However, I think it’s something that’s hard for people who don’t interface with Black American culture to understand.

  15. Honestly man, I usually have youtube standup videos going in the background at work. Mooney is a favorite. His Coulter interview was hilarious.

  16. Scipio doesn’t have the excuse of not interfacing with Black people. He lives in DC aka Chocolate City. One of the largest Black Cities in the country. And I met him, and I’m Black. It’s just a bad post, and I feel he should know better.

  17. You know, I think the term “Chocolate City” needs to have an official ruling on what city it is applicable to. I hear it used with DC, Atlanta & even the Hampton Roads area of Virginia. This needs settling.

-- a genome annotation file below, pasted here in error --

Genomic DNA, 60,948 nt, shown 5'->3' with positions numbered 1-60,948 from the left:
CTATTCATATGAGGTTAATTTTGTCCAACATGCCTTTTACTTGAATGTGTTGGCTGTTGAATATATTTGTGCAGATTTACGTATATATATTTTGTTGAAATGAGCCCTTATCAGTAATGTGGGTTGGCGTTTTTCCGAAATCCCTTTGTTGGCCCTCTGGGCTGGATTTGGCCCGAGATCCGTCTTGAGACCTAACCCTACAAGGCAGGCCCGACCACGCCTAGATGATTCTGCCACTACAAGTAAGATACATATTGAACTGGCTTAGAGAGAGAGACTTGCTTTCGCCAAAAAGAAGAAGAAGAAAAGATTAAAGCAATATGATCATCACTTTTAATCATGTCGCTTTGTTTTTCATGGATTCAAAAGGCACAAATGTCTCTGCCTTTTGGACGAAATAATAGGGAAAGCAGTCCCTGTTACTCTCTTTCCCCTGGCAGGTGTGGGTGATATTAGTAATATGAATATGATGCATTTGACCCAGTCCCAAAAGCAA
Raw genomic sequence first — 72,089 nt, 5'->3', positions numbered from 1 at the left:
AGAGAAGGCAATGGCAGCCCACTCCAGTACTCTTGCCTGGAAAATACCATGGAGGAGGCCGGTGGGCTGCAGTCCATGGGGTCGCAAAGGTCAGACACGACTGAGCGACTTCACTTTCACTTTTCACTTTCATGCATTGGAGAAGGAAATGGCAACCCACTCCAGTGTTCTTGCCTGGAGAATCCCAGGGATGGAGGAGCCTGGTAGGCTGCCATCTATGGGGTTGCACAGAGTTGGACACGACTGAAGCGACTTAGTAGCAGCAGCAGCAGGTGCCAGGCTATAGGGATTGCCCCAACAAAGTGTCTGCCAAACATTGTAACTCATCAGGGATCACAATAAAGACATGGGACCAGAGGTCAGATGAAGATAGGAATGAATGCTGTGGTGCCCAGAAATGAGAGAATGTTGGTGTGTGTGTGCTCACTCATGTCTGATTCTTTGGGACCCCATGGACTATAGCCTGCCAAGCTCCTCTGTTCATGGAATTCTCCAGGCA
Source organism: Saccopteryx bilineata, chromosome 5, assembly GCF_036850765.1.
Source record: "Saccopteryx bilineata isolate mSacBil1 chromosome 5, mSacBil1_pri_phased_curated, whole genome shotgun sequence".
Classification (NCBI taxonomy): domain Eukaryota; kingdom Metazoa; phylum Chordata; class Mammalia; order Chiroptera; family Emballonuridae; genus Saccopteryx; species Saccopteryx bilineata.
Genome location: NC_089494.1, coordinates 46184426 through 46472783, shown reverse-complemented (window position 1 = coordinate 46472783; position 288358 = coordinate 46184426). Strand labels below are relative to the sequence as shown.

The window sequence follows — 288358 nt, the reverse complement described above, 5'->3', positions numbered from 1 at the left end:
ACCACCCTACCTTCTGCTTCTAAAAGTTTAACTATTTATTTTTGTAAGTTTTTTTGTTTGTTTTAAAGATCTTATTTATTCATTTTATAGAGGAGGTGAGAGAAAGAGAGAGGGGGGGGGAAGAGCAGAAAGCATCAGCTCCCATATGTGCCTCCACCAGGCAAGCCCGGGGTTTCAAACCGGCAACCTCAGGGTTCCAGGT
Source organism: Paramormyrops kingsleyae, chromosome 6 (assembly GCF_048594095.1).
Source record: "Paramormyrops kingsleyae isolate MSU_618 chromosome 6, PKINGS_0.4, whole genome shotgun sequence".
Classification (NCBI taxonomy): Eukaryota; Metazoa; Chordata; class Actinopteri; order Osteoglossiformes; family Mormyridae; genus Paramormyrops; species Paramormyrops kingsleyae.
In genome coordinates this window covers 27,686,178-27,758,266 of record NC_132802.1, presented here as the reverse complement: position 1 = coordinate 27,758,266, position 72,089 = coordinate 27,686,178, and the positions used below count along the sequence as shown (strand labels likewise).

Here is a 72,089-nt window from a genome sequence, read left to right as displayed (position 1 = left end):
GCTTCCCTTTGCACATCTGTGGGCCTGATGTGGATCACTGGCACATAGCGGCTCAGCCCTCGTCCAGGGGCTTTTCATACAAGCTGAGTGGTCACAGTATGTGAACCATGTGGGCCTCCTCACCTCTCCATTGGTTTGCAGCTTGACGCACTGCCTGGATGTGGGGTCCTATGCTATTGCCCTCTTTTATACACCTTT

18. So, I’m a white guy and I voted for Barack… I’m a lifer in the Democratic party… for me, it just came down to the platform, I felt Barack was on the right (err, left) side of the issues, regardless of race, gender, religion, whatever, he was the man with the better plan.

    That said, I don’t want to sound ignorant here and mix up my terms, but would it be safe to say that the President-Elect considers himself culturally Black, but racially he is indeed, technically, biracial? I guess my question is, can he be both?

    From where I sit, I found his biracial heritage to be attractive. I’m the parent of a biracial child (half Filipino, half Italian) and I loved being able to point to the TV, point to Barack and say “you can do that too, that’s America, baby.” A lot of the CNN commentators I followed said that Barack being biracial was quite a draw to voters, essentially that he was all things to all people, to Blacks, he’s Black (half or otherwise), to whites, he’s half white, to the poor, he’s this, to the affluent, he’s that, to Red States, he’s this, to Blue States, he’s that, he’s Mr. Inclusivity.